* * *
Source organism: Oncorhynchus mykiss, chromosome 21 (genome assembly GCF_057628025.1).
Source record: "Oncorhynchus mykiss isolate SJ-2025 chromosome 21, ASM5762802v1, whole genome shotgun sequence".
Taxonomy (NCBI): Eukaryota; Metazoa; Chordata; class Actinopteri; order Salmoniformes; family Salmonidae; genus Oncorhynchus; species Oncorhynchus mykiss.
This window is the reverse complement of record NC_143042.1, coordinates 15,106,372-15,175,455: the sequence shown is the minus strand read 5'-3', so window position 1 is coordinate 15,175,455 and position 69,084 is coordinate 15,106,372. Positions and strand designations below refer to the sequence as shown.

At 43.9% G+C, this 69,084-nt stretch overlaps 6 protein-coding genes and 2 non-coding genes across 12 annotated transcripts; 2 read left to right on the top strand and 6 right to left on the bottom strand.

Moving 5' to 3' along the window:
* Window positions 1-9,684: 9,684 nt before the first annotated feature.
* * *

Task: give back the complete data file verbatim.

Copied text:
Source organism: Oncorhynchus mykiss, chromosome 21 (genome assembly GCF_057628025.1).
Source record: "Oncorhynchus mykiss isolate SJ-2025 chromosome 21, ASM5762802v1, whole genome shotgun sequence".
Taxonomy (NCBI): Eukaryota; Metazoa; Chordata; class Actinopteri; order Salmoniformes; family Salmonidae; genus Oncorhynchus; species Oncorhynchus mykiss.
This window is the reverse complement of record NC_143042.1, coordinates 15,106,372-15,175,455: the sequence shown is the minus strand read 5'-3', so window position 1 is coordinate 15,175,455 and position 69,084 is coordinate 15,106,372. Positions and strand designations below refer to the sequence as shown.

At 43.9% G+C, this 69,084-nt stretch overlaps 6 protein-coding genes and 2 non-coding genes across 12 annotated transcripts; 2 read left to right on the top strand and 6 right to left on the bottom strand.

Moving 5' to 3' along the window:
* Window positions 1-9,684: 9,684 nt before the first annotated feature.